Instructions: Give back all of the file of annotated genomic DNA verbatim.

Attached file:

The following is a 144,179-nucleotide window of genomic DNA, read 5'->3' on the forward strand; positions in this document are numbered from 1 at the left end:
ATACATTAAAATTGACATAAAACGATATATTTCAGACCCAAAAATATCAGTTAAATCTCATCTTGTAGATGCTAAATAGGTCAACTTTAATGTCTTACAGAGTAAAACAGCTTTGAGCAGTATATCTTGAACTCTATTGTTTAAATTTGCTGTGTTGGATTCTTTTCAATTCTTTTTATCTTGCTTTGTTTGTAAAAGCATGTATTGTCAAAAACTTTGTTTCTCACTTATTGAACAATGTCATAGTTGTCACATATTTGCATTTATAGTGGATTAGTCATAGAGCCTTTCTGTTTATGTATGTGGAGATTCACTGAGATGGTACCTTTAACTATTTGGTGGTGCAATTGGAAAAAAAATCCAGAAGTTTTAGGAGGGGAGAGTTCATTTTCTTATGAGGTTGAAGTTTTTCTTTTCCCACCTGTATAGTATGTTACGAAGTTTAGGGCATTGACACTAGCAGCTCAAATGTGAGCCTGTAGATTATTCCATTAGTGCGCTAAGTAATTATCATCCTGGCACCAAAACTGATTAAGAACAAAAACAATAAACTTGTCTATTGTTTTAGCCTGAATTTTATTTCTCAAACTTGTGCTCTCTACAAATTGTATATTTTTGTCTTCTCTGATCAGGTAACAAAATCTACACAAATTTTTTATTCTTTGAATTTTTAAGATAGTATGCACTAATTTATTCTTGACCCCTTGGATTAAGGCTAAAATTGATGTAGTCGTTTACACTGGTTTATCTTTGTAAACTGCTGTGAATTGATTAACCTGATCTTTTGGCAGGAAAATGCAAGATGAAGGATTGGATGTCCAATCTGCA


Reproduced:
The following is a 144,179-nucleotide window of genomic DNA, read 5'->3' on the forward strand; positions in this document are numbered from 1 at the left end:
ATACATTAAAATTGACATAAAACGATATATTTCAGACCCAAAAATATCAGTTAAATCTCATCTTGTAGATGCTAAATAGGTCAACTTTAATGTCTTACAGAGTAAAACAGCTTTGAGCAGTATATCTTGAACTCTATTGTTTAAATTTGCTGTGTTGGATTCTTTTCAATTCTTTTTATCTTGCTTTGTTTGTAAAAGCATGTATTGTCAAAAACTTTGTTTCTCACTTATTGAACAATGTCATAGTTGTCACATATTTGCATTTATAGTGGATTAGTCATAGAGCCTTTCTGTTTATGTATGTGGAGATTCACTGAGATGGTACCTTTAACTATTTGGTGGTGCAATTGGAAAAAAAATCCAGAAGTTTTAGGAGGGGAGAGTTCATTTTCTTATGAGGTTGAAGTTTTTCTTTTCCCACCTGTATAGTATGTTACGAAGTTTAGGGCATTGACACTAGCAGCTCAAATGTGAGCCTGTAGATTATTCCATTAGTGCGCTAAGTAATTATCATCCTGGCACCAAAACTGATTAAGAACAAAAACAATAAACTTGTCTATTGTTTTAGCCTGAATTTTATTTCTCAAACTTGTGCTCTCTACAAATTGTATATTTTTGTCTTCTCTGATCAGGTAACAAAATCTACACAAATTTTTTATTCTTTGAATTTTTAAGATAGTATGCACTAATTTATTCTTGACCCCTTGGATTAAGGCTAAAATTGATGTAGTCGTTTACACTGGTTTATCTTTGTAAACTGCTGTGAATTGATTAACCTGATCTTTTGGCAGGAAAATGCAAGATGAAGGATTGGATGTCCAATCTGCA